There are some people who inspire us, entertain us, and change our world. Meet the icons who had the most influenced but never lived…
“Santa”, is a figure with legendary, mythical, historical and folkloric origins who, in many western cultures. According to a tradition which can be traced to the 1820s, Santa Claus has been believed to make a list of children throughout the world, categorizing them according to their behavior (“naughty” or “nice”) and to deliver presents to all of the well-behaved children in the world, and sometimes coal to the naughty children the night of Christmas Eve.
Barbie’s popularity ensures that her effect on the play of children attracts a high degree of scrutiny. The criticisms leveled at her are often based on the assumption that children consider Barbie a role model and will attempt to emulate her.
One of the most common criticisms of Barbie is that she promotes an unrealistic idea of body image for a young woman, leading to a risk that girls who attempt to emulate her will become anorexic.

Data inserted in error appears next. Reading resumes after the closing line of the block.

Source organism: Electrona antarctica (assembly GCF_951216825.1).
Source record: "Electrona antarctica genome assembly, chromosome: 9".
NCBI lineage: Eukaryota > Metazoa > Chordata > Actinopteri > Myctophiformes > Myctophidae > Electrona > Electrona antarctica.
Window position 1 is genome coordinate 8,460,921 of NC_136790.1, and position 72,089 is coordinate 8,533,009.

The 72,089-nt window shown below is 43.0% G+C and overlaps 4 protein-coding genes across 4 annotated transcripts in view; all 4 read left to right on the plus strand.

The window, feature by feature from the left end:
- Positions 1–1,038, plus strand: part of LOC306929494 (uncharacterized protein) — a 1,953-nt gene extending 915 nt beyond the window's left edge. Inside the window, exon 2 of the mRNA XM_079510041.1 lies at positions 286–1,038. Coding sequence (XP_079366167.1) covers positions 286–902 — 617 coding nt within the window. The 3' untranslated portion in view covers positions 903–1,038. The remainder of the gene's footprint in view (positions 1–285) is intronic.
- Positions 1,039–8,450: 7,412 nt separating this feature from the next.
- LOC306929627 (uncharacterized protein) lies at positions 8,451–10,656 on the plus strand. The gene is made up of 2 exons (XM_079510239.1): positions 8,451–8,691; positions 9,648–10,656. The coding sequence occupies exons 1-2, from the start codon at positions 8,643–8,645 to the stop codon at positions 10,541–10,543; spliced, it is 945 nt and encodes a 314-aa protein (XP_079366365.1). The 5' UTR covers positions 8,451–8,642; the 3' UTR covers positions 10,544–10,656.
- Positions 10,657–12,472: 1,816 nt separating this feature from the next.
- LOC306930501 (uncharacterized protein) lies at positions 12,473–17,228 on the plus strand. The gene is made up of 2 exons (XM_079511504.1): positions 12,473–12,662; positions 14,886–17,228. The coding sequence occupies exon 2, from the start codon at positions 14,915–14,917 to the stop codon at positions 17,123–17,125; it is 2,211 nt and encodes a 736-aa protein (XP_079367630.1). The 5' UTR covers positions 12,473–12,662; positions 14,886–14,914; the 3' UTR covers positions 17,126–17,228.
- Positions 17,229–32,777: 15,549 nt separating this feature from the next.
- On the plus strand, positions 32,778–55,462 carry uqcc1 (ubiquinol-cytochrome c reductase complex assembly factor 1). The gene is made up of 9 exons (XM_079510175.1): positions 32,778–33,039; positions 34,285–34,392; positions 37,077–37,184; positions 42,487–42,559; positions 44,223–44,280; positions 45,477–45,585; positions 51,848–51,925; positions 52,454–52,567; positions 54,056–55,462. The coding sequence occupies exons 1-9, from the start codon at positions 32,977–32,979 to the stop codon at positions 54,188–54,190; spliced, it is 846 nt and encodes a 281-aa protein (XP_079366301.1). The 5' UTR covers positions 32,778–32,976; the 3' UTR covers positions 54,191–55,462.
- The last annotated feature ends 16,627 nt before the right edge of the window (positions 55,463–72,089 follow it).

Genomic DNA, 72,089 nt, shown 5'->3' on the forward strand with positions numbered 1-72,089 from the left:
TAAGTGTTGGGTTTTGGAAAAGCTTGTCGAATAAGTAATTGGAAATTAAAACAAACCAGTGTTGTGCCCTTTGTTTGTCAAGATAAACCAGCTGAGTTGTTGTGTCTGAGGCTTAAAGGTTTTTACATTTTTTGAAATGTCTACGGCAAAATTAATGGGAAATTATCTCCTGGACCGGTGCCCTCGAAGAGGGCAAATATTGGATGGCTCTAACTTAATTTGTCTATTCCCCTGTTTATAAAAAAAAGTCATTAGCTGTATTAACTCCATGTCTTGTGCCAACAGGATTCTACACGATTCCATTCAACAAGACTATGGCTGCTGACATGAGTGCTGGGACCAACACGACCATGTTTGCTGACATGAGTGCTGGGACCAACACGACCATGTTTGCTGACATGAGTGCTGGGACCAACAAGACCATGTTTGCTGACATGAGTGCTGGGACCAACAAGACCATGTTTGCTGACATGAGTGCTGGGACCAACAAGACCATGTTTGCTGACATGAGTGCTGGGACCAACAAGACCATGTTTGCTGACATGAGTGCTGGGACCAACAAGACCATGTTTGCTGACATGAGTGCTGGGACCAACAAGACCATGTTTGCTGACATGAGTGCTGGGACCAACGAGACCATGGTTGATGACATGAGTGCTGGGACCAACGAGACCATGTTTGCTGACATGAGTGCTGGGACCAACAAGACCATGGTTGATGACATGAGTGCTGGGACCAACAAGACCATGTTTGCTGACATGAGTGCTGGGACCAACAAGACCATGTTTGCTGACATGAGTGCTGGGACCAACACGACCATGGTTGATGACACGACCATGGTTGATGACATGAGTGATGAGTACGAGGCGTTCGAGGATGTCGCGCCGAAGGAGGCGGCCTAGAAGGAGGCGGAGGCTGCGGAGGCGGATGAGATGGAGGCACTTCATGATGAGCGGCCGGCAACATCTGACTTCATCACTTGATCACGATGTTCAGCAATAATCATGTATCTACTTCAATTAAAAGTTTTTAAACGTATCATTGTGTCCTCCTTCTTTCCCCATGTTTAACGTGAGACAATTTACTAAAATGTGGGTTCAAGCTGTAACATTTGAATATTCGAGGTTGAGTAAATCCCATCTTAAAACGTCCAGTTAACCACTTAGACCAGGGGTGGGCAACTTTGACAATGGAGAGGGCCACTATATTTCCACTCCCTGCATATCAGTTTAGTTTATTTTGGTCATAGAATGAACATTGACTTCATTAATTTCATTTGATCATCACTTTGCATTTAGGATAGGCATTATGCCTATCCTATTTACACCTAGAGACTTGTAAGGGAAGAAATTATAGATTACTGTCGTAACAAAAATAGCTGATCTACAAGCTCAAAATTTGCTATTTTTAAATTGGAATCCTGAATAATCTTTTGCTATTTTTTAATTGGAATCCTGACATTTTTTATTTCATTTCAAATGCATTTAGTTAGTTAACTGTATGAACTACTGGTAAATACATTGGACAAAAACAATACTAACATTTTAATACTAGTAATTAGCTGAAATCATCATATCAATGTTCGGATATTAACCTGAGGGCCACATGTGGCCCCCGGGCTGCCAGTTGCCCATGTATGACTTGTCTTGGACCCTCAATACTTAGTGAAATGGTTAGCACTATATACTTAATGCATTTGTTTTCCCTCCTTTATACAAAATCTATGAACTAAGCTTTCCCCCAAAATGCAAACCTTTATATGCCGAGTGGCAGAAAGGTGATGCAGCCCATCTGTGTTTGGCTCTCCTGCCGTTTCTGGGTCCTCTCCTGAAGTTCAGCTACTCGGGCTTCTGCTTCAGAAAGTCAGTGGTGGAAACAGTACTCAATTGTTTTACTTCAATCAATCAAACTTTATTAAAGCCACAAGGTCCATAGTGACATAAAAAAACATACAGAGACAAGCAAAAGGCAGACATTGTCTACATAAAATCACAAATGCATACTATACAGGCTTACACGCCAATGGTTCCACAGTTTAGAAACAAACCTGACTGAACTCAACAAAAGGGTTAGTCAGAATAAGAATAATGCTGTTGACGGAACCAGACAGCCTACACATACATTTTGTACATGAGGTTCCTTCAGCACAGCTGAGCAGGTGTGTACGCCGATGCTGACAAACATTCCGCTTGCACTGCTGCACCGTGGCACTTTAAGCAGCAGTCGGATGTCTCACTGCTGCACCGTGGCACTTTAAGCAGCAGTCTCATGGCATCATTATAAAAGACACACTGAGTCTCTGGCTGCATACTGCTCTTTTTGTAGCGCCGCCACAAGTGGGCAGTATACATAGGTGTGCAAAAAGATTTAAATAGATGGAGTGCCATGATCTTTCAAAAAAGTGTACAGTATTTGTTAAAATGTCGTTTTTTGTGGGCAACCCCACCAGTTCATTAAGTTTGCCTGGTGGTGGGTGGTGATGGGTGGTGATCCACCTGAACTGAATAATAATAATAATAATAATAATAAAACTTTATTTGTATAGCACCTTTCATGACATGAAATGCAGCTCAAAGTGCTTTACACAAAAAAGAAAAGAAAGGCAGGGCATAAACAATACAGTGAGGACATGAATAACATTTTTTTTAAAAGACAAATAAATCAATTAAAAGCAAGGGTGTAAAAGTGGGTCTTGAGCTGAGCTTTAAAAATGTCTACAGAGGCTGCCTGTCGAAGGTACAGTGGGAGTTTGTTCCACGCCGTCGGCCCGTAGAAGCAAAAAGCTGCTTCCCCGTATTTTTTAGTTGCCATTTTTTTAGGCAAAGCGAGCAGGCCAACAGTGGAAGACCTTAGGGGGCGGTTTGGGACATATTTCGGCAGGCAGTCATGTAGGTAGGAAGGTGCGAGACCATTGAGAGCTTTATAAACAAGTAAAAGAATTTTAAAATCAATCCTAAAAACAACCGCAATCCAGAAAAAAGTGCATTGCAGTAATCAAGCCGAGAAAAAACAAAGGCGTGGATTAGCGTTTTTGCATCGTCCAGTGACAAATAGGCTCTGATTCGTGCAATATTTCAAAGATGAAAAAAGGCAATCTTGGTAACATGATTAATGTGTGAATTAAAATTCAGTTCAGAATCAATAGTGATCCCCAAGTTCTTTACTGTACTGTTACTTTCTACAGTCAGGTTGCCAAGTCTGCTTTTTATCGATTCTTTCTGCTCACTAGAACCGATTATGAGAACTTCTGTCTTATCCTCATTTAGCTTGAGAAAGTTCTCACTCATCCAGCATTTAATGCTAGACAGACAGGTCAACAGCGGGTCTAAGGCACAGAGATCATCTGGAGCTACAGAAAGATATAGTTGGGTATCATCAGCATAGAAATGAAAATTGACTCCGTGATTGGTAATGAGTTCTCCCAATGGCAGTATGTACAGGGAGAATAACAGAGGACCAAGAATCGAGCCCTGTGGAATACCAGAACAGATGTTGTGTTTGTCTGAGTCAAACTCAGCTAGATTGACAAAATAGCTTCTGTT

The Marlboro advertising campaign, created by Leo Burnett Worldwide, is said to be one of the most brilliant advertisement .The use of the Marlboro Man campaign had very significant and immediate effects on sales. In 1955 when the Marlboro Man campaign was started, sales were at $5 billion. By 1957, sales were at $20 billion, representing a 300% increase within two years. Three men who appeared in these advertisements died of lung cancer, thus earning Marlboro cigarettes, specifically Marlboro Reds, the nickname “Cowboy killers”.
Rosie the Riveter
Rosie the Riveter is a cultural icon of the United States, representing the American women who worked in factories during World War II, many of whom produced munitions and war supplies. These women sometimes took entirely new jobs replacing the male workers who were in the military. Rosie the Riveter is commonly used as a symbol of feminism and women’s economic power.